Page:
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Juxtys -- I became a loner at a young age because I did not agree with my peers. It was not fun really, I liked to be with people. But eventually I returned from my self imposed absence. I had changed a lot, they had not, but I did socialize and avoided talking about the issues that were creating friction, like religion and general world views. I had not discovered Rand yet as you have, but I headed toward it. To be with these peers was still fun because I discovered a very valuable tool: looking at people in aspects. There is nothing wrong with socializing to learn skills to deal with other people, a very important part later in the business world.

What that means is identifying what values you have in common and then interact only in those areas. If discussions should arise in the areas of disagreement tread gently. Now and then it is possible to win a person over to your views, but if there is a fundamental difference, like being an atheist or a devout believer in a supernatural being, there is very little hope.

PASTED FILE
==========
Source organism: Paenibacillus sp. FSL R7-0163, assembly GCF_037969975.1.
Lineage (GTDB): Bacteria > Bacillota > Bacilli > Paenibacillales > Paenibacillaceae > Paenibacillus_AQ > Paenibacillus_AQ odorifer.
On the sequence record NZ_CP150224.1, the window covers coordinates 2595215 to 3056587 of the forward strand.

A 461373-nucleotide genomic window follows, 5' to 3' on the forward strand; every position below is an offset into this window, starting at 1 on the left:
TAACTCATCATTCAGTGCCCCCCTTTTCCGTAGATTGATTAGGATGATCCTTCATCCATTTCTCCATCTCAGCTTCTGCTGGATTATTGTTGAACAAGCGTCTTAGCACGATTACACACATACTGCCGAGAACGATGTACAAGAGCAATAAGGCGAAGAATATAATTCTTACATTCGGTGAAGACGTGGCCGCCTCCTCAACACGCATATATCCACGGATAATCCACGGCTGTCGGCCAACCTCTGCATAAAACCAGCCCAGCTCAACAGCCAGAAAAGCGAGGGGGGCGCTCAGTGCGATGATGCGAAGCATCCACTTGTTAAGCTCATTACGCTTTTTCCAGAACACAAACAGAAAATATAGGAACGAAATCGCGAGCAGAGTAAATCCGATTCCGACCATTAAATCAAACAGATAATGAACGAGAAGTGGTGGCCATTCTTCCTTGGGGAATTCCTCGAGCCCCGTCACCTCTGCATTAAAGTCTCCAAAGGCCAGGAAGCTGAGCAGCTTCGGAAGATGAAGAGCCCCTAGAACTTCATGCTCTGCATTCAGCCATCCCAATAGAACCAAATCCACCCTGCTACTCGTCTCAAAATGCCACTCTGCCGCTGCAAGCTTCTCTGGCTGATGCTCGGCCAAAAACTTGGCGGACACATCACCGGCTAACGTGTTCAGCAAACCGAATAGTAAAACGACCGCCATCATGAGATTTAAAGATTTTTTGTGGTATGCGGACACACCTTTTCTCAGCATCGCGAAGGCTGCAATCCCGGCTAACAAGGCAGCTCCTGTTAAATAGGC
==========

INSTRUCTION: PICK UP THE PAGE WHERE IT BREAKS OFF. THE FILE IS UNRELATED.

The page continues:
Enjoy being with those people within this context of aspects, overlapping fields where you agree. You can even become friends with a person on a limited basis such as this.

I had my share of being with people and again have withdrawn now. I have too little to gain from relationships of limited agreement. I still use the aspect thing to find a way to enjoy a party or a gathering, although there is no deep involvement with any of them. But I have lived for quite a while now and my social skills are established. I found that I do not care too much being with people other than my husband.

PS. My father was born in Klaipeda, back then known as Memel :)